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Newsline - September 13, 1996


TIKHOMIROV SAYS TROOP PULLOUT HALTED FROM CHECHNYA . . .
The commander of federal troops in Chechnya, Lt.-Gen. Vyacheslav Tikhomirov, announced on 12 September he has halted the federal withdrawal from the republic until all problems connected to the exchange of prisoners of war are resolved, NTV reported. The Chechens are demanding the release of prisoners held throughout Russia on various criminal charges, Russian Public TV (ORT) reported. Russia claims that these individuals do not fall under the framework of the POW exchange, and Tikhomirov said Security Council Secretary Aleksandr Lebed agrees. Tikhomirov accused the Chechen separatists of taking counter-productive positions in the negotiations and trying to take power in the republic. There are currently 11,000 Russian soldiers in the republic. -- Robert Orttung

. . . LEBED DISAGREES, BUT THERE ARE CONFLICTING REPORTS ON PULLOUT.
Lebed, however, said that while it is necessary to work out a list of POWs to be exchanged, Tikhomirov had been "a little hot-headed" in his statements, NTV reported. He noted that both sides are working calmly to resolve the outstanding issues. ITAR-TASS reported that the withdrawal is continuing on schedule. Russian TV (RTR), however, said that it has been halted, not by Tikhomirov, but by orders from Moscow. -- Robert Orttung

YANDARBIEV CALLS FOR GOOD RELATIONS WITH RUSSIA.
Acting Chechen President Zelimkhan Yandarbiev said the main task is to find a mutually acceptable formula for relations between Chechnya and Russia and that the question of Chechnya's independence is no longer an issue, ITAR-TASS reported on 12 September, citing an interview in the Egyptian weekly Al Musavvar. He said that he is prepared to hold a referendum in Chechnya, but that such a vote is not necessary to confirm Chechen independence. Yandar-biev said reconstruction and compensation agreements should be signed with Russia. Once all Russian troops leave the republic, he added, it would be possible to sign a "treaty between two states" on the presence of some federal military personnel in Chechnya on a temporary basis. Prime Minister Viktor Chernomyrdin on 12 September re-emphasized the need to preserve Russia's territorial integrity and Lebed told the German journal Stern that he believes Chechnya will still be a part of Russia 10 years from now. -- Robert Orttung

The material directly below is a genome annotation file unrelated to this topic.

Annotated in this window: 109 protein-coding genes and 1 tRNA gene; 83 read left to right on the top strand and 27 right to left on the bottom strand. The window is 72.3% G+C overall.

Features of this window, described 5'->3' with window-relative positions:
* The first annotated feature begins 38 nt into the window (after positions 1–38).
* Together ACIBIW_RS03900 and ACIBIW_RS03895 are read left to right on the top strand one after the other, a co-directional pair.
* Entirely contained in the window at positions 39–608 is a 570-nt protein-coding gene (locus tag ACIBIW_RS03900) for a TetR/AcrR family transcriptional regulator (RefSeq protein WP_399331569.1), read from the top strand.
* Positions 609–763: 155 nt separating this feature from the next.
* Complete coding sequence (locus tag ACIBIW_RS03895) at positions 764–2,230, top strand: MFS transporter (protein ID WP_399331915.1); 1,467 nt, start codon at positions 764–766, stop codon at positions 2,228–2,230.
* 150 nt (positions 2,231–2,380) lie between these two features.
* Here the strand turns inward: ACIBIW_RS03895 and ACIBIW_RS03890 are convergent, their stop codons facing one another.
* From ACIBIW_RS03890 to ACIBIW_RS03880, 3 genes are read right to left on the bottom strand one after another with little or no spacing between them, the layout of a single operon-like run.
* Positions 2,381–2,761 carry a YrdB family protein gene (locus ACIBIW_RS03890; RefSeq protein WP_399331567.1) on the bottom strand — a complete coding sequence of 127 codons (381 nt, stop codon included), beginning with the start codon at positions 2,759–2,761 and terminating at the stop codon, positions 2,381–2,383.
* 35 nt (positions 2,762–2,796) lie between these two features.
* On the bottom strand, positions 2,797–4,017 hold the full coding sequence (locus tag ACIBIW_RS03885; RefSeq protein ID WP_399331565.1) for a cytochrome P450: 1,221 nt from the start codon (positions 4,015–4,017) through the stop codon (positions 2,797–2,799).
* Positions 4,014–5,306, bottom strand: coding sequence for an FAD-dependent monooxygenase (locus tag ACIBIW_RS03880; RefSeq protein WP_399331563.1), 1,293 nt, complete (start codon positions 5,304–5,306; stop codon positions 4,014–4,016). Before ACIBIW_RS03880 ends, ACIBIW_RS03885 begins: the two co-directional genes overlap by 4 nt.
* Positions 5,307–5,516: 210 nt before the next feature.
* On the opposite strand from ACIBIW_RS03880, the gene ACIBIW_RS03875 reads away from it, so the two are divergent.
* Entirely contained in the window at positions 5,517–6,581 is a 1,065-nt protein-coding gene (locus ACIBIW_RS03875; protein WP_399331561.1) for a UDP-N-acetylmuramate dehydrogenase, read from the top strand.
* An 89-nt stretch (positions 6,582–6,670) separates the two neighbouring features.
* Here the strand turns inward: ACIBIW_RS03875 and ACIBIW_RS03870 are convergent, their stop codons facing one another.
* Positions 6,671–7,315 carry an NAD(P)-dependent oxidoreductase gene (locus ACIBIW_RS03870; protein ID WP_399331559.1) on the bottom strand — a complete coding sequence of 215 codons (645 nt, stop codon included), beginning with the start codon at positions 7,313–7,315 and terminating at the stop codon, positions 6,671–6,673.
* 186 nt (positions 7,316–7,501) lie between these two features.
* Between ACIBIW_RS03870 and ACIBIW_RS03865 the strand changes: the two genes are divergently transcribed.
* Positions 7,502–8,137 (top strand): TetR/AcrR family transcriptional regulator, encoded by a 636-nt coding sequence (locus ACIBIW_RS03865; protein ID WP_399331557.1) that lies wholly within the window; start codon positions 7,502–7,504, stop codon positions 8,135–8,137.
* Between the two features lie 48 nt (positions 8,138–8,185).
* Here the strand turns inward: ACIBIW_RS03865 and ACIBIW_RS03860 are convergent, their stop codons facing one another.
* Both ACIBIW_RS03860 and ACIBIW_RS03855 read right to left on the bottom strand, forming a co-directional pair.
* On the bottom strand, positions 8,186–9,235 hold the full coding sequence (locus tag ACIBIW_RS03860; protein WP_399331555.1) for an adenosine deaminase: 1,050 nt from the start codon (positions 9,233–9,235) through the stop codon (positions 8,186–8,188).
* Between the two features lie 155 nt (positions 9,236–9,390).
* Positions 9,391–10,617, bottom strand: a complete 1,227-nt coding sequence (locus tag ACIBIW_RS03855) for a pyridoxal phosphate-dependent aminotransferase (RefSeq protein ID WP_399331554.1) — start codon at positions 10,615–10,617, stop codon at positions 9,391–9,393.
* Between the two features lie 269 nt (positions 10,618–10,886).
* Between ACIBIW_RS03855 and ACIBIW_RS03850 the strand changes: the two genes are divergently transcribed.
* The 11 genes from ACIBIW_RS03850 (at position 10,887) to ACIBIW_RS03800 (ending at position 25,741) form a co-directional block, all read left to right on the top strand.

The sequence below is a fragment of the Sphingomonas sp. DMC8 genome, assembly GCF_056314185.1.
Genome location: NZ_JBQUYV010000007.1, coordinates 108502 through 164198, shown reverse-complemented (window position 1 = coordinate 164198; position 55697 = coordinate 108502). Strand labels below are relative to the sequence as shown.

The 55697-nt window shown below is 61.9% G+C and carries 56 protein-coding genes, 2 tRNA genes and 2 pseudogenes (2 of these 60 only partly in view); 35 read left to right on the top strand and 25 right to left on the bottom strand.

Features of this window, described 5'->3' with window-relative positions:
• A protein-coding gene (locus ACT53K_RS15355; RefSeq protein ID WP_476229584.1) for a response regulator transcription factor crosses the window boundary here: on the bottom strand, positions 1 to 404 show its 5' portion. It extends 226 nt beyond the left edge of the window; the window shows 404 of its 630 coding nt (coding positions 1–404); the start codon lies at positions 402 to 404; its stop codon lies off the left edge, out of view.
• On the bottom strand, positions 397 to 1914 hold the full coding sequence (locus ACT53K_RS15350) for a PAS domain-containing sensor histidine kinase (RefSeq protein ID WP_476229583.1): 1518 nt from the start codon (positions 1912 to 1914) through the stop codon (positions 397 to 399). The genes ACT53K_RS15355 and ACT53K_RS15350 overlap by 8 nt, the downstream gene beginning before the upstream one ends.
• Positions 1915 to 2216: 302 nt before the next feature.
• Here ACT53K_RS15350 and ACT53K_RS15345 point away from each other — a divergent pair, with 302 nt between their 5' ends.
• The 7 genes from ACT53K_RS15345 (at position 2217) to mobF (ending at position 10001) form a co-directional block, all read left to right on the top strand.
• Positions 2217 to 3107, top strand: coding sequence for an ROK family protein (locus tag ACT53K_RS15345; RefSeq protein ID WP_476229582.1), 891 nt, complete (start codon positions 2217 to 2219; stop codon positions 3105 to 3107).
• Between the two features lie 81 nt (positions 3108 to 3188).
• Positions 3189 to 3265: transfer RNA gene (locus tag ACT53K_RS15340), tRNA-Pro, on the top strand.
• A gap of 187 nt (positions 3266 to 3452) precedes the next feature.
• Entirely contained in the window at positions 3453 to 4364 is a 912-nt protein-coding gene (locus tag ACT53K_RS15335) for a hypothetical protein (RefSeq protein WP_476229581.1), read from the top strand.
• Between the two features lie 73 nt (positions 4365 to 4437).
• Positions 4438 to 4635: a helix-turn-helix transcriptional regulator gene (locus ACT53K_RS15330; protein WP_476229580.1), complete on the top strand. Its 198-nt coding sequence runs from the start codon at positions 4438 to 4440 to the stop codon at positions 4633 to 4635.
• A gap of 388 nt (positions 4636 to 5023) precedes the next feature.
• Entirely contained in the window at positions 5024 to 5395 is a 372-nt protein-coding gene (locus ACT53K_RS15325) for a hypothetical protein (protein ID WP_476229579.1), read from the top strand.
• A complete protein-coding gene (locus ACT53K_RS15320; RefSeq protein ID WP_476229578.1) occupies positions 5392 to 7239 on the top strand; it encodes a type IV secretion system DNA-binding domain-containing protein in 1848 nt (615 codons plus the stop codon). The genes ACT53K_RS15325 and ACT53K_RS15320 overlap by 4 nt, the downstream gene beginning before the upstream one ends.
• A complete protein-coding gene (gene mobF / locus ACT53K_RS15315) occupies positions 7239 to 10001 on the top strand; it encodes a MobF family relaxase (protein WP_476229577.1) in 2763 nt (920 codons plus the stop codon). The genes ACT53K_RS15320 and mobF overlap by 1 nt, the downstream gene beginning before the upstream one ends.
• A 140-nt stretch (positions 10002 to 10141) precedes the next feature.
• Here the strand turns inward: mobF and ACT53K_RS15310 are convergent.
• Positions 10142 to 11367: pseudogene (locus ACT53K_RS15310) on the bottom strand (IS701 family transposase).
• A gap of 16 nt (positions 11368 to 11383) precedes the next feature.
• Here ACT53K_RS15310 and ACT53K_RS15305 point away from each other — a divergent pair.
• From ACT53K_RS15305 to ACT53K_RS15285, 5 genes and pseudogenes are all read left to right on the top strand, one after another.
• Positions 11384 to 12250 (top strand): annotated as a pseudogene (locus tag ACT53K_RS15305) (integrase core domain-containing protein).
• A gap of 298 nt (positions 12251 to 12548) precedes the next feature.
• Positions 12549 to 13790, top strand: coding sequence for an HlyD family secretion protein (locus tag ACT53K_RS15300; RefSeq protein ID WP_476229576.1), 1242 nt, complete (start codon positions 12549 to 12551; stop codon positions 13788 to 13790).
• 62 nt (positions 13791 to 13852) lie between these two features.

JUSTICE MINISTER INSISTS LEBED-MASKHADOV AGREEMENT HAS NO LEGAL FORCE.
Justice Minister Valentin Kovalev defended his 11 September statement that the 31 agreement signed by Security Council Secretary Lebed and Chechen Chief of Staff Aslan Maskhadov is only a "political declaration" with no legal force, Russian media reported on 12 September. During an appearance on Ekho Moskvy, Lebed described Kovalev as an "unwise" minister. Kovalev countered that Lebed is unable to evaluate the legal significance and consequences of the accords he signed. He added that Russia's territorial integrity must be rigorously protected, ITAR-TASS reported. -- Laura Belin

ZYUGANOV ON TRANSFER OF POWER, CHECHNYA.
Communist Party leader Gennadii Zyuganov called on President Yeltsin to issue a formal decree transferring power to Chernomyrdin for the duration of his illness, Russian media reported on 12 September. According to Duma deputy Nikolai Ryzhkov, a Zyuganov ally, the Duma will soon discuss a formal transfer of power to the prime minister, Kommersant-Daily reported on 13 September. Ryzhkov added, "I personally do not want [Chief of Staff Anatolii] Chubais to govern the state, which he is essentially doing today." Also on 12 September, Zyuganov and Chernomyrdin met to discuss a range of topics and agreed that any solution to the Chechen conflict must preserve Russia's territorial integrity, ITAR-TASS reported, citing Chernomyrdin's press secretary. Zyuganov has unequivocally denounced the Lebed-Maskhadov agreement; Chernomyrdin has said he "does not like" certain aspects of the agreement but generally praised the halting of bloodshed. -- Laura Belin